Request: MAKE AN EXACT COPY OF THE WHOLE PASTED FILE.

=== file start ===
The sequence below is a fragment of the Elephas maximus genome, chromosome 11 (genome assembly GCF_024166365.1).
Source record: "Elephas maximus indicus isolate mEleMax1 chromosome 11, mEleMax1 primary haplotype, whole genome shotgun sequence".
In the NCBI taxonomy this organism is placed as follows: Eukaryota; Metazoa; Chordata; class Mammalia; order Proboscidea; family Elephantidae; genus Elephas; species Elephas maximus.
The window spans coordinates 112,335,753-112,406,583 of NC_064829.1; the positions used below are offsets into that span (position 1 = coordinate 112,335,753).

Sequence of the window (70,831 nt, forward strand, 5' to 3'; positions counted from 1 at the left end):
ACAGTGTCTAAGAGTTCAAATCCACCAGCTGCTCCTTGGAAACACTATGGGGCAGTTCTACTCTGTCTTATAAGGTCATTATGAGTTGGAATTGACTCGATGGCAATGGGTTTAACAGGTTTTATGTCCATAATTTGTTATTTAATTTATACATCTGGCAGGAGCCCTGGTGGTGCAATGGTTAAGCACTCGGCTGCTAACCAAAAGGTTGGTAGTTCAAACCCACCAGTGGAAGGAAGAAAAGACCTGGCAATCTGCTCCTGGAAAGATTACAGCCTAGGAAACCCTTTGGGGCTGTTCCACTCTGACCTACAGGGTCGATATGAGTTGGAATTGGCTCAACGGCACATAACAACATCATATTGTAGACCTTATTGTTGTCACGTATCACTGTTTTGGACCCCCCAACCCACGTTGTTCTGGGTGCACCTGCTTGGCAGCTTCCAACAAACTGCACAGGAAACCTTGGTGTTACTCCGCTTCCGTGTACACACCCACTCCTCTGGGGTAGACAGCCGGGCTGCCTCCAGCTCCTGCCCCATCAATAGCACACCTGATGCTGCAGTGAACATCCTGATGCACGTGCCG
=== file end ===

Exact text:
The sequence below is a fragment of the Elephas maximus genome, chromosome 11 (genome assembly GCF_024166365.1).
Source record: "Elephas maximus indicus isolate mEleMax1 chromosome 11, mEleMax1 primary haplotype, whole genome shotgun sequence".
In the NCBI taxonomy this organism is placed as follows: Eukaryota; Metazoa; Chordata; class Mammalia; order Proboscidea; family Elephantidae; genus Elephas; species Elephas maximus.
The window spans coordinates 112,335,753-112,406,583 of NC_064829.1; the positions used below are offsets into that span (position 1 = coordinate 112,335,753).

Sequence of the window (70,831 nt, forward strand, 5' to 3'; positions counted from 1 at the left end):
ACAGTGTCTAAGAGTTCAAATCCACCAGCTGCTCCTTGGAAACACTATGGGGCAGTTCTACTCTGTCTTATAAGGTCATTATGAGTTGGAATTGACTCGATGGCAATGGGTTTAACAGGTTTTATGTCCATAATTTGTTATTTAATTTATACATCTGGCAGGAGCCCTGGTGGTGCAATGGTTAAGCACTCGGCTGCTAACCAAAAGGTTGGTAGTTCAAACCCACCAGTGGAAGGAAGAAAAGACCTGGCAATCTGCTCCTGGAAAGATTACAGCCTAGGAAACCCTTTGGGGCTGTTCCACTCTGACCTACAGGGTCGATATGAGTTGGAATTGGCTCAACGGCACATAACAACATCATATTGTAGACCTTATTGTTGTCACGTATCACTGTTTTGGACCCCCCAACCCACGTTGTTCTGGGTGCACCTGCTTGGCAGCTTCCAACAAACTGCACAGGAAACCTTGGTGTTACTCCGCTTCCGTGTACACACCCACTCCTCTGGGGTAGACAGCCGGGCTGCCTCCAGCTCCTGCCCCATCAATAGCACACCTGATGCTGCAGTGAACATCCTGATGCACGTGCCG